Presentation on theme: "Comprehension and memory for text Comprehension = understanding of a passage or message Usually comprehension is measured by testing memory for the passage."— Presentation transcript:
Comprehension and memory for text Comprehension = understanding of a passage or message Usually comprehension is measured by testing memory for the passage Comprehension is most successful when you integrate information in passage with information in LTM
Columbus discovering America With hocked gems financing him, our hero bravely defied all scornful laughter that tried to prevent his scheme. “Your eyes deceive,” he had said. “An egg, not a table, correctly typifies this unexplored planet.” Now three sturdy sisters sought proof. Forging along, sometimes through calm vastness, yet more often over turbulent peaks and valleys, days became weeks as many doubters spread fearful rumors about the edge. At last nowhere welcome winged creatures appeared, signifying momentous success.
Understanding passages Successful comprehension of passage requires using information in LTM about Columbus which is evoked by the title Dooling & Lachman (1971) – found people who read the story without a title remembered far less than people with the title
schemas Organized body of knowledge about a topic, person, event, place, etc. E.g., must activate schema about Columbus discovering America in order to comprehend passage “schema” – Bartlett, 1932
War of the Ghosts Students asked to memorize War of the Ghosts story Story comes from a set of Native American stories Ss repeatedly tried to remember the whole story after various delays Goal was to have a story that students would have trouble understanding – they lack appropriate schemas
results Retellings of the story would leave out the Native American elements that students didn’t understand in the first place After continuous retellings, the story becomes more and more “regularized” – similar to a story that might occur in the students’ culture Importance of the schema in influencing our comprehension
Dooling & colleagues After hearing or reading a passage –Two versions of the passage: one with Helen Keller as the name; one with Carol Harris Test –Sentence True/false : was this sentence in the passage? –E.g., She was deaf, dumb, and blind. –E.g., She was wild, stubborn, and violent.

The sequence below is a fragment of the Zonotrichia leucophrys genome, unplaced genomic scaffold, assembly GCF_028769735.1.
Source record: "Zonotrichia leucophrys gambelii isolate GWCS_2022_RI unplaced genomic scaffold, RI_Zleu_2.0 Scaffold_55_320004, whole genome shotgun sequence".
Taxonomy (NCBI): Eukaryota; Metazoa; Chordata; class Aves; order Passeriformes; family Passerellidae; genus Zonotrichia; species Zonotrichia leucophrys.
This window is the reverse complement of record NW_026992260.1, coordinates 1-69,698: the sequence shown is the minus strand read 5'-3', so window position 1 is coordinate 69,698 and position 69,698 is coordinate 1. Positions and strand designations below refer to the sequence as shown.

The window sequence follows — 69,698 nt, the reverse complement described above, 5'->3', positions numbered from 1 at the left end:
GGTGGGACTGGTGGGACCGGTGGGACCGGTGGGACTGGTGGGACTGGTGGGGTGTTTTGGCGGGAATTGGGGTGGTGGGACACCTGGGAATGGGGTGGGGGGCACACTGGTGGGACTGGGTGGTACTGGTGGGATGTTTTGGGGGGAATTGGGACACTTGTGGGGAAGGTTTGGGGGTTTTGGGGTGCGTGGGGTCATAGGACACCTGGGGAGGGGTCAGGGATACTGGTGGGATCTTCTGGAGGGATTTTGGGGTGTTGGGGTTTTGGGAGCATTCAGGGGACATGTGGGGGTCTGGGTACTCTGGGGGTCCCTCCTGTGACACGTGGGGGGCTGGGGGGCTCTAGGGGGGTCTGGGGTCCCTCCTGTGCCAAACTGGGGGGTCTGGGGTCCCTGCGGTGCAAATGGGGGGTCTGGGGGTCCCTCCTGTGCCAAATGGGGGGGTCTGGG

results With Carol Harris version of the passage: people have no trouble telling which sentence was in the passage With Helen Keller version of the passage, people more likely to make mistakes distinguishing which sentence was in the passage Schema for Helen Keller was activated; people have difficulty telling what came from passage and what came from LTM (schema)
How schemas work E.g., “script” – schema for an event, time- based “going on a date” –Getting hair done –Getting dressed –Get money –Reservations, pick up person –Dinner, movie, walk to the door, ???
More on schemas Schemas are general – no particular details –i.e., abstract Schemas develop through experience –Therefore, everybody has personalized schemas
More in book Another example of importance of schemas –Bransford & Johnson (1973) washing clothes experiment on p. 326
The effect of schemas Positive effect –Allow us to understand messages Negative effect –Difficulty distinguishing between schema- based memories and message-based memories –Worst case, remember something that never happened
Schemas during retrieval Anderson & Pichert (1978) –Exposed to a passage and told that you will be asked questions later –Two boys play hooky from school and instead go to one of the boys’ houses because parents gone. –Passage includes description of what’s in the house and characteristics of the house Leaky roof, rare coin collection
More on experiment Task is to remember what you can about the house –Further told to take perspective of a home buyer as you recall Person likely to recall details such as leaky roof Then, given a different perspective (burglar), and asked to remember house Person likely to remember extra details about the house, such as rare coin collection
conclusion Invoking a different schema at retrieval influenced what you remember